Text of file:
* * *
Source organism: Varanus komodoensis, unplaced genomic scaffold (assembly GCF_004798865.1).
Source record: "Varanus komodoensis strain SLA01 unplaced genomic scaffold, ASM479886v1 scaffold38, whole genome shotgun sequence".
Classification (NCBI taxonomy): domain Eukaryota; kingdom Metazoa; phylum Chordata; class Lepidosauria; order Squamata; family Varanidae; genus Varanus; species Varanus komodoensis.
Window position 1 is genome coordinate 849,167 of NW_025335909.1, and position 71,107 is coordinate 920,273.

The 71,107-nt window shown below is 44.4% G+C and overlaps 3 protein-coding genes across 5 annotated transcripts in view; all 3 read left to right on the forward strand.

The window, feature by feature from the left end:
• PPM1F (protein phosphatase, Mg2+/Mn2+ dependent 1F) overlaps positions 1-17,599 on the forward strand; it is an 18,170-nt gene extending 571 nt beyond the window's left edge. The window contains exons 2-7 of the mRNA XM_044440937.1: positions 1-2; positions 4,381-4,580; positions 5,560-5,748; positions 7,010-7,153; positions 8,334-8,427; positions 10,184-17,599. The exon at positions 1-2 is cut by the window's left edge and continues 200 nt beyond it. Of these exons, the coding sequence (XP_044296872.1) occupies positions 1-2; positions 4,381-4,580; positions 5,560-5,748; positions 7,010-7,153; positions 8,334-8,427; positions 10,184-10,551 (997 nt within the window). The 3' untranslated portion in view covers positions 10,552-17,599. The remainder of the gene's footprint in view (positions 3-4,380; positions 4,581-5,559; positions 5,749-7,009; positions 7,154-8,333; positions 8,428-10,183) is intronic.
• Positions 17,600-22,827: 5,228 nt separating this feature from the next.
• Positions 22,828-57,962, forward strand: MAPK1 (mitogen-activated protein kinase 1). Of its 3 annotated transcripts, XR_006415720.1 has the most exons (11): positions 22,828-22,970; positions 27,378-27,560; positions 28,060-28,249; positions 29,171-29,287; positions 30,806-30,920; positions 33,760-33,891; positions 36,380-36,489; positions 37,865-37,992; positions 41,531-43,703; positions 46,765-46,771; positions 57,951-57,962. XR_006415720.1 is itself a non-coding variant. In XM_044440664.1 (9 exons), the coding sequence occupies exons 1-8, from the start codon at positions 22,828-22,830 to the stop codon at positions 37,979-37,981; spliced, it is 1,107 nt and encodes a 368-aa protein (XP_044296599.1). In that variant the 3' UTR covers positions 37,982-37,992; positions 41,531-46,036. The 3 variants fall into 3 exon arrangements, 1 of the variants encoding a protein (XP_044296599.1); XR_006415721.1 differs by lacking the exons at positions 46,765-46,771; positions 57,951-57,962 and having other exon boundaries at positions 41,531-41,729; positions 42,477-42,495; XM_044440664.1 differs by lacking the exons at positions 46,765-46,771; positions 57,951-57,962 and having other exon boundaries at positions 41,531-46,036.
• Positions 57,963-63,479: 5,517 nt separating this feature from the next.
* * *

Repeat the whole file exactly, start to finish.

Source organism: Varanus komodoensis, unplaced genomic scaffold (assembly GCF_004798865.1).
Source record: "Varanus komodoensis strain SLA01 unplaced genomic scaffold, ASM479886v1 scaffold38, whole genome shotgun sequence".
Classification (NCBI taxonomy): domain Eukaryota; kingdom Metazoa; phylum Chordata; class Lepidosauria; order Squamata; family Varanidae; genus Varanus; species Varanus komodoensis.
Window position 1 is genome coordinate 849,167 of NW_025335909.1, and position 71,107 is coordinate 920,273.

The 71,107-nt window shown below is 44.4% G+C and overlaps 3 protein-coding genes across 5 annotated transcripts in view; all 3 read left to right on the forward strand.

The window, feature by feature from the left end:
• PPM1F (protein phosphatase, Mg2+/Mn2+ dependent 1F) overlaps positions 1-17,599 on the forward strand; it is an 18,170-nt gene extending 571 nt beyond the window's left edge. The window contains exons 2-7 of the mRNA XM_044440937.1: positions 1-2; positions 4,381-4,580; positions 5,560-5,748; positions 7,010-7,153; positions 8,334-8,427; positions 10,184-17,599. The exon at positions 1-2 is cut by the window's left edge and continues 200 nt beyond it. Of these exons, the coding sequence (XP_044296872.1) occupies positions 1-2; positions 4,381-4,580; positions 5,560-5,748; positions 7,010-7,153; positions 8,334-8,427; positions 10,184-10,551 (997 nt within the window). The 3' untranslated portion in view covers positions 10,552-17,599. The remainder of the gene's footprint in view (positions 3-4,380; positions 4,581-5,559; positions 5,749-7,009; positions 7,154-8,333; positions 8,428-10,183) is intronic.
• Positions 17,600-22,827: 5,228 nt separating this feature from the next.
• Positions 22,828-57,962, forward strand: MAPK1 (mitogen-activated protein kinase 1). Of its 3 annotated transcripts, XR_006415720.1 has the most exons (11): positions 22,828-22,970; positions 27,378-27,560; positions 28,060-28,249; positions 29,171-29,287; positions 30,806-30,920; positions 33,760-33,891; positions 36,380-36,489; positions 37,865-37,992; positions 41,531-43,703; positions 46,765-46,771; positions 57,951-57,962. XR_006415720.1 is itself a non-coding variant. In XM_044440664.1 (9 exons), the coding sequence occupies exons 1-8, from the start codon at positions 22,828-22,830 to the stop codon at positions 37,979-37,981; spliced, it is 1,107 nt and encodes a 368-aa protein (XP_044296599.1). In that variant the 3' UTR covers positions 37,982-37,992; positions 41,531-46,036. The 3 variants fall into 3 exon arrangements, 1 of the variants encoding a protein (XP_044296599.1); XR_006415721.1 differs by lacking the exons at positions 46,765-46,771; positions 57,951-57,962 and having other exon boundaries at positions 41,531-41,729; positions 42,477-42,495; XM_044440664.1 differs by lacking the exons at positions 46,765-46,771; positions 57,951-57,962 and having other exon boundaries at positions 41,531-46,036.
• Positions 57,963-63,479: 5,517 nt separating this feature from the next.